The idea, which has since morphed and labelled as Flowcasting, was covered in warts. During the course of the last 40 years Andre and Darryl have refined the thinking, smoothed the warts, eliminated dissention, educated an industry and, unbelievably, built a solution that enables Flowcasting.

I’ve been a convert and a colleague in the wart-reduction efforts over the last 25 years – experiencing first-hand the some irrational responses and views from, first, a large Canadian retailer, and more recently the market in general.

But, like JK, the warts are largely being exposed as pimples and people and retailers are seeing the light – the retail supply chain can only deliver if it’s connected from consumer to supplier – driven only by a forecast of consumer demand. Planned and managed using the principles of Flowcasting.

The lesson here is to realize that if you think you’ve got a breakthrough idea, there’s a good chance it’ll be covered in warts and will need time, effort, patience and determination to smooth and eliminate them.

It can, however, be done.

And you can do it.

Godspeed.

Ordinary Observation

OrdinaryObservation

It’s September 28, 1928 in a West London lab. A young physician, Alex, was doing some basic research that had been assigned to him regarding antibacterial agents. He’d been doing the same thing for a number of days when one day he noticed something odd.

What caught his eye and attention that fateful day was that mold had actually killed some bacteria in one of his plates. Usually samples like this are discarded, but instead Alex kept this sample and began to wonder. If this mold could kill this type of bacteria, could it be used to kill destructive bacteria in the human body?

Alexander Fleming would spend the next 14 years working out the kinks and details before “penicillin” was officially used to treat infections. It was an invention that would revolutionize medicine by discovering the world’s first antibiotic.

Dr. Fleming was able to develop this innovation through the simple power of ordinary observation. Sherlock Holmes famously said once to Watson: “You see, but you do not observe. The distinction is clear.” According to psychologist and writer Maria Konnikov…“To observe, you must learn to separate situation from interpretation, yourself from what you are seeing.

Here’s another example of the power of observation. Fast forward to 1955, a relatively unknown and small furniture store in Almhult, Sweden. One day, the founder and owner noticed something odd. An employee had purchased a table to take home to the family. Rather than struggling to try to cram the assembled table into his car, this employee took the legs off and carefully placed them in a box, which, in turn, would fit nicely in his car for delivery home.

As it turned out, the owner of the store, Ingvard Kamprad, would observe this unpacking phenomena regularly. Carefully he observed what his employees were doing and why it was so effective. And, if this concept was better for his employees, it would stand to reason that it would also be better for his customers – and the bottom line.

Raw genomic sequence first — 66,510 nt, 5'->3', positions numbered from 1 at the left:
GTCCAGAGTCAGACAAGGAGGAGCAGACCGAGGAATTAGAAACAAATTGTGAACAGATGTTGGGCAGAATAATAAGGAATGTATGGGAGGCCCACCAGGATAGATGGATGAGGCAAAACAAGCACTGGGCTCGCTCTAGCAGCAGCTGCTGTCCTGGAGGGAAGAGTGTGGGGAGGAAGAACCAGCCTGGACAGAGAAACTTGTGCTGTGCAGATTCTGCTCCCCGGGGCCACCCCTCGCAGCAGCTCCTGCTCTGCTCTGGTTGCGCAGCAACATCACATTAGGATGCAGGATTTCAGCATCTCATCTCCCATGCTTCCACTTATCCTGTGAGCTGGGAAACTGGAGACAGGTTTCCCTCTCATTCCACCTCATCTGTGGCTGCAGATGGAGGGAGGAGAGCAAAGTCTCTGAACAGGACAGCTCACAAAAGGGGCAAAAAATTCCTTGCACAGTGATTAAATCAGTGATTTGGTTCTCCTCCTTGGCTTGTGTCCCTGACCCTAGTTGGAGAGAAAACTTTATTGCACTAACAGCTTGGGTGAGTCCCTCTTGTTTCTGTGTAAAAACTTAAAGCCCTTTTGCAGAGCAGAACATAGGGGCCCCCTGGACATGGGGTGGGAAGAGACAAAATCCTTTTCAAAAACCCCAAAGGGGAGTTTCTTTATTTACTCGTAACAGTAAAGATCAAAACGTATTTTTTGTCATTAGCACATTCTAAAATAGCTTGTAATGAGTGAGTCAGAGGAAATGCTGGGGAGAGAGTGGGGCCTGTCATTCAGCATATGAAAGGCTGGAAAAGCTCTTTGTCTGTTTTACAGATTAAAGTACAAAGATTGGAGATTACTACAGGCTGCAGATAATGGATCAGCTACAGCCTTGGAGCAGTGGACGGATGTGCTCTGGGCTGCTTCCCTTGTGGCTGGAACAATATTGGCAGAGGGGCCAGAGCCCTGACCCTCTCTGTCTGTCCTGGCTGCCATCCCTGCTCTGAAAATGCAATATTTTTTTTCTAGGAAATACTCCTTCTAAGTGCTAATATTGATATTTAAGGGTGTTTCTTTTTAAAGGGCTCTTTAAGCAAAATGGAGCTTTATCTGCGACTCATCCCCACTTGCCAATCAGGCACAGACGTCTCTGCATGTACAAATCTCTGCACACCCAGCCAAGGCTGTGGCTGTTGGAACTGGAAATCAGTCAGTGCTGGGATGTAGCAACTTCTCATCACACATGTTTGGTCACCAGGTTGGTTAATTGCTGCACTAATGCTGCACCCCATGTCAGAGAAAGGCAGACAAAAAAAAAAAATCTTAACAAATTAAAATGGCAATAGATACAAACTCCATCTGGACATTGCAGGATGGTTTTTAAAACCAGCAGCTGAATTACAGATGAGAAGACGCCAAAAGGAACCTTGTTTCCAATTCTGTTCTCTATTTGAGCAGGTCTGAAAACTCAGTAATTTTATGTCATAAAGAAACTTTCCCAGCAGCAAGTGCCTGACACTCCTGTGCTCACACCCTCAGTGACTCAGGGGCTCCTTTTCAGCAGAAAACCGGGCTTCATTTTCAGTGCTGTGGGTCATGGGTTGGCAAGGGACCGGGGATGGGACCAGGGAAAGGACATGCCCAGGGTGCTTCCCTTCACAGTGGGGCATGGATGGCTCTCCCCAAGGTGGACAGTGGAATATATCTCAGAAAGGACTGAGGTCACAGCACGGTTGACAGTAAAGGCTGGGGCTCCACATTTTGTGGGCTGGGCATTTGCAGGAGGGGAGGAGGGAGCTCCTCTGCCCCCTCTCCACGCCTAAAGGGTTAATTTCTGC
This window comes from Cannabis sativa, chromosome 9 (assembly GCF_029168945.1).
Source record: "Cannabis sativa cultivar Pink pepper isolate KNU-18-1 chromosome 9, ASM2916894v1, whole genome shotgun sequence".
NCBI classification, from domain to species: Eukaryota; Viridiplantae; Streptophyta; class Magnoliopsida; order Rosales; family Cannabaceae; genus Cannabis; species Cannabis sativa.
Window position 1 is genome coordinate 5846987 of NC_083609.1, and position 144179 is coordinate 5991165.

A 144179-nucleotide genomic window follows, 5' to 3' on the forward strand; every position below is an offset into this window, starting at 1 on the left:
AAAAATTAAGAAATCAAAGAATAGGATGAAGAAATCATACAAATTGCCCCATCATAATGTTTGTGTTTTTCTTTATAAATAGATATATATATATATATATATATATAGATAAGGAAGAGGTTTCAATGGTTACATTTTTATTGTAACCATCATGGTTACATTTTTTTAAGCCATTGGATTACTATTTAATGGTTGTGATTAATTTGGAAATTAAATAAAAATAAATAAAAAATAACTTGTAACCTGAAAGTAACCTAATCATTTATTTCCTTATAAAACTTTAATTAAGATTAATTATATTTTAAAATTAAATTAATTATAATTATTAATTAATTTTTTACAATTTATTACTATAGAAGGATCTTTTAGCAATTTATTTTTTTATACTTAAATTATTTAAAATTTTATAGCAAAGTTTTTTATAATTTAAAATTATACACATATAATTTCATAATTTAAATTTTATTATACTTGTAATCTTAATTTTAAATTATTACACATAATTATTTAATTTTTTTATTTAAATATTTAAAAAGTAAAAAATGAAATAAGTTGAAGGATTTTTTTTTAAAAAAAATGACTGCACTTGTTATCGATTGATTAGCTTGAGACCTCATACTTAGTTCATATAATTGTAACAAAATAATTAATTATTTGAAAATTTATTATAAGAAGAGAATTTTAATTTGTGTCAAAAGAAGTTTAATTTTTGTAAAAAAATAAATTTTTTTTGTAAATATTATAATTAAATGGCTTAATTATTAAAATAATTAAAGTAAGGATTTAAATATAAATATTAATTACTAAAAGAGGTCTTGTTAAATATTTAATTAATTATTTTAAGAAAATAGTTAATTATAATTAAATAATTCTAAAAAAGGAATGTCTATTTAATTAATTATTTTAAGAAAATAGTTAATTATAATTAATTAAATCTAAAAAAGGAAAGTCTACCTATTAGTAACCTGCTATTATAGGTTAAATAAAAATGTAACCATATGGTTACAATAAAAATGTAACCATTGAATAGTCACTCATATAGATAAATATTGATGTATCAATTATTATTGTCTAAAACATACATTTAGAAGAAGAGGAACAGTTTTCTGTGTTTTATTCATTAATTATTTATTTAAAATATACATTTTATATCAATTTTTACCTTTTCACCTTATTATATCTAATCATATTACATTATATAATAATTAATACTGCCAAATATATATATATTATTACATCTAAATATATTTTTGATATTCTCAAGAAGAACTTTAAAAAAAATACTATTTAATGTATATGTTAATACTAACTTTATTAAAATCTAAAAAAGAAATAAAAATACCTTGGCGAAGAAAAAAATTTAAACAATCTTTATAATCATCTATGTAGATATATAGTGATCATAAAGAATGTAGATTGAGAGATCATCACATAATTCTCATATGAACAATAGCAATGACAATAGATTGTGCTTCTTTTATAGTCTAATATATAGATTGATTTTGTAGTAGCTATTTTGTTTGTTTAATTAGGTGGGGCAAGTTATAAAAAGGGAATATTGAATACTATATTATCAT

Soon after, Kamprad would work tirelessly to perfect the idea of selling dis-assembled furniture – changing the customer journey for furniture acquisition forever, and making IKEA synonymous with this brand promise and a worldwide household name. All because of the power of ordinary observation.

A final story about observation and its impact on supply chain planning.

Ken Moser is one of Canada’s top retailers – leading and managing one of Canadian Tire’s best stores in northern Ontario. About 15 years ago, he was visited by a chap who would eventually build the world’s first and, to date, best Flowcasting solution.

This person followed Ken around the store, asking questions and observing how the store operated and how Ken thought – particularly about how to manage the inventory of tens of thousands of items. Rumour has it that when Ken got to a section of the store, he proclaimed something like…”these items are like a set-it-and-forget-it. I have no idea when they’ll sell, and neither do you. All I know is that, like clockwork, they’ll only sell one a month. For others, it’s like one every quarter.”

Our Flowcasting architect was fascinated with this observation and spent time watching/observing customers perusing this section of the store. And like the two examples above, deep observation and reflection would eventually morph into an approach to forecasting and planning slow selling items that is, to date, the only proven solution in retail. All from the awesome power of ordinary observation.

Yogi Berra, the great Yankee catcher and sometimes philosopher, hit the nail on the proverbial head regarding the importance of ordinary observation when he proclaimed…

You can observe a lot, just by watching.

Turns out, you can.

Noise is expensive

Noise

Did you know that the iHome alarm clock, common in many hotels, shows a small PM when the time is after 12 noon?  You wonder how many people fail to note the tiny ‘pm’ isn’t showing when they set the alarm, and miss their planned wake up.  Seems a little complicated and unnecessary, wouldn’t you agree?